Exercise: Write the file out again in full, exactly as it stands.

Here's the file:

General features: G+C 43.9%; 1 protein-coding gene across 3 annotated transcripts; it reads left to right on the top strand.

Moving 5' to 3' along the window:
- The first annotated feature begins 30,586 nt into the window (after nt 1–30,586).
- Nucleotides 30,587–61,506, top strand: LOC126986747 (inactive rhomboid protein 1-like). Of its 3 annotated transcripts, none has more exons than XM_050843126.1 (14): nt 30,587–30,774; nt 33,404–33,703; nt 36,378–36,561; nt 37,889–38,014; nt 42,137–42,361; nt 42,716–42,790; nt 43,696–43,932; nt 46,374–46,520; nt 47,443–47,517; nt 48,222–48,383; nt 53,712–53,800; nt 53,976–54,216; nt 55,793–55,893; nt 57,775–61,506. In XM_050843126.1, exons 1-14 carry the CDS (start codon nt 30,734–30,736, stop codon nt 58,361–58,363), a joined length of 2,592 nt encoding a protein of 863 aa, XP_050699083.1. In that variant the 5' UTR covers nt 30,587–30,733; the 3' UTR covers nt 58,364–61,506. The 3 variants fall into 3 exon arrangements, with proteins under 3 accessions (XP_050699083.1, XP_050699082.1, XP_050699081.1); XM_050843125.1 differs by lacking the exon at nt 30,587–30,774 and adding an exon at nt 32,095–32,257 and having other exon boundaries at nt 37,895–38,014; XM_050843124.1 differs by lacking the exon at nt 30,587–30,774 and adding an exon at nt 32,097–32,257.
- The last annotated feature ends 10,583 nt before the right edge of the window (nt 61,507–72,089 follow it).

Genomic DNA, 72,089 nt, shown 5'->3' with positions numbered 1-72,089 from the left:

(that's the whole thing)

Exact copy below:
General features: G+C 43.9%; 1 protein-coding gene across 3 annotated transcripts; it reads left to right on the top strand.

Moving 5' to 3' along the window:
- The first annotated feature begins 30,586 nt into the window (after nt 1–30,586).
- Nucleotides 30,587–61,506, top strand: LOC126986747 (inactive rhomboid protein 1-like). Of its 3 annotated transcripts, none has more exons than XM_050843126.1 (14): nt 30,587–30,774; nt 33,404–33,703; nt 36,378–36,561; nt 37,889–38,014; nt 42,137–42,361; nt 42,716–42,790; nt 43,696–43,932; nt 46,374–46,520; nt 47,443–47,517; nt 48,222–48,383; nt 53,712–53,800; nt 53,976–54,216; nt 55,793–55,893; nt 57,775–61,506. In XM_050843126.1, exons 1-14 carry the CDS (start codon nt 30,734–30,736, stop codon nt 58,361–58,363), a joined length of 2,592 nt encoding a protein of 863 aa, XP_050699083.1. In that variant the 5' UTR covers nt 30,587–30,733; the 3' UTR covers nt 58,364–61,506. The 3 variants fall into 3 exon arrangements, with proteins under 3 accessions (XP_050699083.1, XP_050699082.1, XP_050699081.1); XM_050843125.1 differs by lacking the exon at nt 30,587–30,774 and adding an exon at nt 32,095–32,257 and having other exon boundaries at nt 37,895–38,014; XM_050843124.1 differs by lacking the exon at nt 30,587–30,774 and adding an exon at nt 32,097–32,257.
- The last annotated feature ends 10,583 nt before the right edge of the window (nt 61,507–72,089 follow it).

Genomic DNA, 72,089 nt, shown 5'->3' with positions numbered 1-72,089 from the left: